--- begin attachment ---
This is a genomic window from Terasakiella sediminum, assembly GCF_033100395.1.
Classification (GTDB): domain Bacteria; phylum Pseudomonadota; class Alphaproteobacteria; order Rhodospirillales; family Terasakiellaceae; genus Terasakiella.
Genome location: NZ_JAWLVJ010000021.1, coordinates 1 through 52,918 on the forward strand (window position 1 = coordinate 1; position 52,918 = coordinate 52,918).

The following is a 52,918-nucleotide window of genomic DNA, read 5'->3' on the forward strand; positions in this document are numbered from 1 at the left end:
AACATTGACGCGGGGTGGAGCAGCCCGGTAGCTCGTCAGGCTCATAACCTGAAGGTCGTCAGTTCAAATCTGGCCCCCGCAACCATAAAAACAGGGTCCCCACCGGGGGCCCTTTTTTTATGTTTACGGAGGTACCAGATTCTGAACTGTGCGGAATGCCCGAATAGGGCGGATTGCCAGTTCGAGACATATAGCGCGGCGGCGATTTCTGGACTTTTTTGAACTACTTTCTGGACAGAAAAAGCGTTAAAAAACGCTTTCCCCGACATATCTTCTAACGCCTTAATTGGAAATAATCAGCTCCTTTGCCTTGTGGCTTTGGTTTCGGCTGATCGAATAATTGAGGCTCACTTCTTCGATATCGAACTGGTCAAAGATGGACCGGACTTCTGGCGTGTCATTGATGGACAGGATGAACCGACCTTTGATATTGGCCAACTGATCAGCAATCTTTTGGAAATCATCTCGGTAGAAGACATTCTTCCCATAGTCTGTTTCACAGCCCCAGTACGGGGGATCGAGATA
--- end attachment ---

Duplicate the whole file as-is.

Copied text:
This is a genomic window from Terasakiella sediminum, assembly GCF_033100395.1.
Classification (GTDB): domain Bacteria; phylum Pseudomonadota; class Alphaproteobacteria; order Rhodospirillales; family Terasakiellaceae; genus Terasakiella.
Genome location: NZ_JAWLVJ010000021.1, coordinates 1 through 52,918 on the forward strand (window position 1 = coordinate 1; position 52,918 = coordinate 52,918).

The following is a 52,918-nucleotide window of genomic DNA, read 5'->3' on the forward strand; positions in this document are numbered from 1 at the left end:
AACATTGACGCGGGGTGGAGCAGCCCGGTAGCTCGTCAGGCTCATAACCTGAAGGTCGTCAGTTCAAATCTGGCCCCCGCAACCATAAAAACAGGGTCCCCACCGGGGGCCCTTTTTTTATGTTTACGGAGGTACCAGATTCTGAACTGTGCGGAATGCCCGAATAGGGCGGATTGCCAGTTCGAGACATATAGCGCGGCGGCGATTTCTGGACTTTTTTGAACTACTTTCTGGACAGAAAAAGCGTTAAAAAACGCTTTCCCCGACATATCTTCTAACGCCTTAATTGGAAATAATCAGCTCCTTTGCCTTGTGGCTTTGGTTTCGGCTGATCGAATAATTGAGGCTCACTTCTTCGATATCGAACTGGTCAAAGATGGACCGGACTTCTGGCGTGTCATTGATGGACAGGATGAACCGACCTTTGATATTGGCCAACTGATCAGCAATCTTTTGGAAATCATCTCGGTAGAAGACATTCTTCCCATAGTCTGTTTCACAGCCCCAGTACGGGGGATCGAGATA